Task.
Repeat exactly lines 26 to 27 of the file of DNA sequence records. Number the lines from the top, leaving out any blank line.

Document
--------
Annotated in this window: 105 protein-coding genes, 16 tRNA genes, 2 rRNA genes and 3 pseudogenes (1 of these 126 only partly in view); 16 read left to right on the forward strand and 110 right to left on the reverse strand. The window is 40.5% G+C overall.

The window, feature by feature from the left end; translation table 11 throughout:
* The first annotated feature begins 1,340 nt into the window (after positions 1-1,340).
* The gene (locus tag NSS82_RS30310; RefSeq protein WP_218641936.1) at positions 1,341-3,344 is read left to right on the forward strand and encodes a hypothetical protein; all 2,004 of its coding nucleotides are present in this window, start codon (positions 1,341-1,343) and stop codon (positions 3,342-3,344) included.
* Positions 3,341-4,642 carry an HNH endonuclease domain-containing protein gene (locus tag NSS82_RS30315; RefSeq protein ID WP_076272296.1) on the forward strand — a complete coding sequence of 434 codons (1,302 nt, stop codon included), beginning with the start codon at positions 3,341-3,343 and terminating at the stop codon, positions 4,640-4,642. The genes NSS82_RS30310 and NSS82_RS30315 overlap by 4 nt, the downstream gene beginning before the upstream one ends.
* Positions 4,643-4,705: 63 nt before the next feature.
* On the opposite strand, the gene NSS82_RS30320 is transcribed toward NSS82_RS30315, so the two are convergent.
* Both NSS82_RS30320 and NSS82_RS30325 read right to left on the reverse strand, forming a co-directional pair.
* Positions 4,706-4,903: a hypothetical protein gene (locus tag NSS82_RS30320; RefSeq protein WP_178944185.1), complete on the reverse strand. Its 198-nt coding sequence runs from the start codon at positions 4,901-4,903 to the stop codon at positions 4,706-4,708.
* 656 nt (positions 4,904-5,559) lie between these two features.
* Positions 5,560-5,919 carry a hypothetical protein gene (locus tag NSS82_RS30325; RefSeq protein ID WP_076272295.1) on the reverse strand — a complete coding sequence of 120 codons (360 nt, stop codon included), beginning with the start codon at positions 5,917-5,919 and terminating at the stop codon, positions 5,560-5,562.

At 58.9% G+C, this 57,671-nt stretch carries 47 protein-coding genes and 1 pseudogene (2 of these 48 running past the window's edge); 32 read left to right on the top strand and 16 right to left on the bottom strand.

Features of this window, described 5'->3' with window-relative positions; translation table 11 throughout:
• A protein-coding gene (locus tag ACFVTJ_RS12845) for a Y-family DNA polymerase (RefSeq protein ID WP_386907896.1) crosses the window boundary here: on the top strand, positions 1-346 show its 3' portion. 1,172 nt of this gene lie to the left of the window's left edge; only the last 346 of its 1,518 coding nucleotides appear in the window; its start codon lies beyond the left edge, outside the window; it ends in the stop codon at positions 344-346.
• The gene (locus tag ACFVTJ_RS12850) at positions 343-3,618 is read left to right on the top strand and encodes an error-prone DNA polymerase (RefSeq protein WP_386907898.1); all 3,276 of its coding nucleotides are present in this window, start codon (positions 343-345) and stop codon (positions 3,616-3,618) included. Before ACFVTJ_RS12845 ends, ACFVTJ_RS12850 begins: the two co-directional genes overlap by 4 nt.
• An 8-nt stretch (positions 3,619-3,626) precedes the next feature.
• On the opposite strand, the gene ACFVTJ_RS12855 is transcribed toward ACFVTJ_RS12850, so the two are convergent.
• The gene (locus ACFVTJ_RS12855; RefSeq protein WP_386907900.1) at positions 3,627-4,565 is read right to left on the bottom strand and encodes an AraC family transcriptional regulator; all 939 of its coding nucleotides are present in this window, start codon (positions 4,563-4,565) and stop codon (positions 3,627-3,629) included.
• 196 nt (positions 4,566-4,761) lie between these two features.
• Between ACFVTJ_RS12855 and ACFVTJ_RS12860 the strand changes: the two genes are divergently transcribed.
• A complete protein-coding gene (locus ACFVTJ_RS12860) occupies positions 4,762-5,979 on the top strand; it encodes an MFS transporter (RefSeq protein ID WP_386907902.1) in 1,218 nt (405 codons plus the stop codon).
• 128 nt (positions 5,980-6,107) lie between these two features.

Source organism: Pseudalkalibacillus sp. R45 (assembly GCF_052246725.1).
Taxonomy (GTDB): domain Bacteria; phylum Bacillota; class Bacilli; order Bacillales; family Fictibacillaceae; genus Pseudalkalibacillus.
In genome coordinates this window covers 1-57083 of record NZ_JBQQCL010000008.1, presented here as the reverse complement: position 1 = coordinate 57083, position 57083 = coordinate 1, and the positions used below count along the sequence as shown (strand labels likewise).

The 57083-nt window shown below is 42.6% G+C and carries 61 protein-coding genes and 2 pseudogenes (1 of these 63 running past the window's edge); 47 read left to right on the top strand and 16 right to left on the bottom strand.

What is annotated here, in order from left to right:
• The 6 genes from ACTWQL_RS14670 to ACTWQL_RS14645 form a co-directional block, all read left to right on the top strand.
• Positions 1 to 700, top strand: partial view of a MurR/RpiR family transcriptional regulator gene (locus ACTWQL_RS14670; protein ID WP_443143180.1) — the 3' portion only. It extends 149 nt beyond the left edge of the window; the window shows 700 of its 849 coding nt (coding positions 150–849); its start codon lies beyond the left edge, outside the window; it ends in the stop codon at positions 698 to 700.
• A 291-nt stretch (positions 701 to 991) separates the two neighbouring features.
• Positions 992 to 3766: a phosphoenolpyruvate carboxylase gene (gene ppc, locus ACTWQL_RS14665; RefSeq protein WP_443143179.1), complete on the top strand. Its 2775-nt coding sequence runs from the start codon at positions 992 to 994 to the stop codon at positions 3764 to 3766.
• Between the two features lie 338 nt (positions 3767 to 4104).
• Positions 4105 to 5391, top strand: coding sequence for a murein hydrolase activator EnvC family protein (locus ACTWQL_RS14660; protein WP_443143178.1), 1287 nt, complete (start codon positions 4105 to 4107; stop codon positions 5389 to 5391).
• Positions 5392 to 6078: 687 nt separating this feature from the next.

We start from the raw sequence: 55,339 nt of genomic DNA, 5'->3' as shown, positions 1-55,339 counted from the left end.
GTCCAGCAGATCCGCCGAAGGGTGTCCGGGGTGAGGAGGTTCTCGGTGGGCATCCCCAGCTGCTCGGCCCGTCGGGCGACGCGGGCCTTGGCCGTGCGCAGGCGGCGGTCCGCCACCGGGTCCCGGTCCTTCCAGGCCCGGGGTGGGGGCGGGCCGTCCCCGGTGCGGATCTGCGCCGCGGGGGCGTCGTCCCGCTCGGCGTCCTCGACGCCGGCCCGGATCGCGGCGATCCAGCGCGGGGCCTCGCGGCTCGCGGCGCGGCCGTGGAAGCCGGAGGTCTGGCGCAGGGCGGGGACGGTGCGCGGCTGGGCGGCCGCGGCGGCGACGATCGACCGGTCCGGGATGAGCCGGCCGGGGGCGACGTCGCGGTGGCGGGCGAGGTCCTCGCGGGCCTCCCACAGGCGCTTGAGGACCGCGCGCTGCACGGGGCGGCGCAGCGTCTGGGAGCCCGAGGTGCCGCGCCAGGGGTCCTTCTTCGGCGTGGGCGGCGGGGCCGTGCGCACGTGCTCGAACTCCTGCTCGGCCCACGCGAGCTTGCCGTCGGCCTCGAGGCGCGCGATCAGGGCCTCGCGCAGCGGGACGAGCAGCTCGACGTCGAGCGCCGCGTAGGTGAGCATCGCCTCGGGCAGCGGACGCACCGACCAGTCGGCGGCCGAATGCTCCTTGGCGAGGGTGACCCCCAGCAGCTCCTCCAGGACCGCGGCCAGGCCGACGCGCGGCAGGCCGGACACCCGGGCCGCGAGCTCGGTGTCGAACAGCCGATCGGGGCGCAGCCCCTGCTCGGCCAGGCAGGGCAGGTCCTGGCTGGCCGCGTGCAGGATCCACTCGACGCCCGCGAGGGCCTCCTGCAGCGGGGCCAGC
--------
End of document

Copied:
The 57083-nt window shown below is 42.6% G+C and carries 61 protein-coding genes and 2 pseudogenes (1 of these 63 running past the window's edge); 47 read left to right on the top strand and 16 right to left on the bottom strand.

What is annotated here, in order from left to right: